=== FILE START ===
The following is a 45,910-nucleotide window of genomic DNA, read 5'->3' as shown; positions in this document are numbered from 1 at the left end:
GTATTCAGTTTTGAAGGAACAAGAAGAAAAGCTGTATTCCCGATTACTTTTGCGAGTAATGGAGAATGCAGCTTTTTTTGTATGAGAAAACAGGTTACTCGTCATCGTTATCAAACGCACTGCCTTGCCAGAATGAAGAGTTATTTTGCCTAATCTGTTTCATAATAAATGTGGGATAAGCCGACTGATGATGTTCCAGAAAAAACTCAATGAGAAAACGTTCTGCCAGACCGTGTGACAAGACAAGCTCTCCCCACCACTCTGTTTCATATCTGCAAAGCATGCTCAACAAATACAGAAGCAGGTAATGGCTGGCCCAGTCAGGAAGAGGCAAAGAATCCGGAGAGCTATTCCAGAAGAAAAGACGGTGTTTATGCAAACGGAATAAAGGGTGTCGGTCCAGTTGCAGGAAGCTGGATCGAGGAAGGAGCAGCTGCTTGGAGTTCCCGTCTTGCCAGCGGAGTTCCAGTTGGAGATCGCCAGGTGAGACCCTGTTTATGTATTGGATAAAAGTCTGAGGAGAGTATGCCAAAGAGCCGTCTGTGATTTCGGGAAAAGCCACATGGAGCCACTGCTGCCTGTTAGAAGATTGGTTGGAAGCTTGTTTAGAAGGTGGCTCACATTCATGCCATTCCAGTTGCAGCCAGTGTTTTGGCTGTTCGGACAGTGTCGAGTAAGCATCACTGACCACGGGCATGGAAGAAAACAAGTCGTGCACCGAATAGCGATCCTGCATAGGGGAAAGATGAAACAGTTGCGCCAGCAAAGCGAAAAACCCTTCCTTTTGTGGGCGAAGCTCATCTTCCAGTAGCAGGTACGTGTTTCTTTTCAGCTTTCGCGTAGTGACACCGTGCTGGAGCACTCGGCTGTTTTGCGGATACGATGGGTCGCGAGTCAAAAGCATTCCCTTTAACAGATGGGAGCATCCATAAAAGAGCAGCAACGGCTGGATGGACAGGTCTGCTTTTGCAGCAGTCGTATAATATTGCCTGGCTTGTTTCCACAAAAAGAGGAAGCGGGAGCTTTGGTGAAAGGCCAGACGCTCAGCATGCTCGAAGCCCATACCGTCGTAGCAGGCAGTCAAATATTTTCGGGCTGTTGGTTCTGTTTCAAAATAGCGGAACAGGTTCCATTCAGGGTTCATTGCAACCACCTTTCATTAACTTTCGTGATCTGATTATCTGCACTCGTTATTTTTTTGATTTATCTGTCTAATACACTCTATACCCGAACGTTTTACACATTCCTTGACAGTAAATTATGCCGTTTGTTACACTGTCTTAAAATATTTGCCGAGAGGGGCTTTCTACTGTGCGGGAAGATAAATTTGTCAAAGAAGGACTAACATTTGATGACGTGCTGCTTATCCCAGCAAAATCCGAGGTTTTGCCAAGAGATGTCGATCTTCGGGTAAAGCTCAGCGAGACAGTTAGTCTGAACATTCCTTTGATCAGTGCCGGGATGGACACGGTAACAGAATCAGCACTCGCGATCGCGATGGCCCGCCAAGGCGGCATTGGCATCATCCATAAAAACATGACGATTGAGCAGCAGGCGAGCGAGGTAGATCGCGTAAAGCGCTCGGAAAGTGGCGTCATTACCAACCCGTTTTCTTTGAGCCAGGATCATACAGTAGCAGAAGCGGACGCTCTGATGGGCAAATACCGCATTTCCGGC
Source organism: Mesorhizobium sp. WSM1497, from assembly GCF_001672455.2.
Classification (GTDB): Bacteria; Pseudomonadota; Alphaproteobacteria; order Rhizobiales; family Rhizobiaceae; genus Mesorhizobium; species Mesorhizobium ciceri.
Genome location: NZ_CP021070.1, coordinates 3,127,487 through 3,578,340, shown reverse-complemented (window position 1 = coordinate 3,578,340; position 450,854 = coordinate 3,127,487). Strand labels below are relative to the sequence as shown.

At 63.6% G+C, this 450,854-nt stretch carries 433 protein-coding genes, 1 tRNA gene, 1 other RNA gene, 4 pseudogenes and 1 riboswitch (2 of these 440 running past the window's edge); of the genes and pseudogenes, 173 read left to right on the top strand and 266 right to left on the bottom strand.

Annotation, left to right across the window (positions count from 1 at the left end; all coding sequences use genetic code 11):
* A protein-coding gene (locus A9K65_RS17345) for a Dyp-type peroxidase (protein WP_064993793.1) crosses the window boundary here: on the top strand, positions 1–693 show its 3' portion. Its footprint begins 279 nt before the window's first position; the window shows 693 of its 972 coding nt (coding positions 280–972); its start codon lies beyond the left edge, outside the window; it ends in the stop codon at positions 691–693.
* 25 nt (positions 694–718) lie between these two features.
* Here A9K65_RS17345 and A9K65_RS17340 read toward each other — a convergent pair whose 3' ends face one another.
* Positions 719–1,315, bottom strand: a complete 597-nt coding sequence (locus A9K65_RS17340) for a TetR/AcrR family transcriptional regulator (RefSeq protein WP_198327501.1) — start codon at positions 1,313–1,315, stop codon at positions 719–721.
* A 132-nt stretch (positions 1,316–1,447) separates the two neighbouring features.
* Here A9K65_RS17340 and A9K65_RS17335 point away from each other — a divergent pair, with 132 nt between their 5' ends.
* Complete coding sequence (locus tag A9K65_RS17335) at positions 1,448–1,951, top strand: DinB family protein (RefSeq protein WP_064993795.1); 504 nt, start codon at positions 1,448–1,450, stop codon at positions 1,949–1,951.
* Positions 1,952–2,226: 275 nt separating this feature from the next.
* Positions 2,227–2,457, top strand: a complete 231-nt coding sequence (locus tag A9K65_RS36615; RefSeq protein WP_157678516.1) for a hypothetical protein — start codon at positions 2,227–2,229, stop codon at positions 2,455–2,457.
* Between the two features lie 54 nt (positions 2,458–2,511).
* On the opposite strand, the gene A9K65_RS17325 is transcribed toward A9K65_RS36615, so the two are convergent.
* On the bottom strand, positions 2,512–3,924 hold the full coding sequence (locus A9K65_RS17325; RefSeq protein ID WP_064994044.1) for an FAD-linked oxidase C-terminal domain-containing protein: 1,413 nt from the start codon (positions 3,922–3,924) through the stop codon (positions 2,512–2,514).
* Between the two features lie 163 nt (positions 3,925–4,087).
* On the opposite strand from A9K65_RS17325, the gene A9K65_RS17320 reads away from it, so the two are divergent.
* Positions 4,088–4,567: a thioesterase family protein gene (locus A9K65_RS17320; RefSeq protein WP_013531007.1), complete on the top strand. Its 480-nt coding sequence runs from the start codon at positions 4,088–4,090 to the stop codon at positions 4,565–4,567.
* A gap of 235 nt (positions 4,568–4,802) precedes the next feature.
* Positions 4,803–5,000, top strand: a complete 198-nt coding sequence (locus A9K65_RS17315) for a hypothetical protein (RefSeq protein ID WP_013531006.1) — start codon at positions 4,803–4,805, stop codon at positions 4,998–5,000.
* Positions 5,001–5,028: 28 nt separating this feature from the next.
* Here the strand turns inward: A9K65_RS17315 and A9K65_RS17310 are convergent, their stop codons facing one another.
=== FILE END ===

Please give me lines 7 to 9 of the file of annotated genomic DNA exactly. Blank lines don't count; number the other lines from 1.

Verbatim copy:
Annotation, left to right across the window (positions count from 1 at the left end; all coding sequences use genetic code 11):
* A protein-coding gene (locus A9K65_RS17345) for a Dyp-type peroxidase (protein WP_064993793.1) crosses the window boundary here: on the top strand, positions 1–693 show its 3' portion. Its footprint begins 279 nt before the window's first position; the window shows 693 of its 972 coding nt (coding positions 280–972); its start codon lies beyond the left edge, outside the window; it ends in the stop codon at positions 691–693.
* 25 nt (positions 694–718) lie between these two features.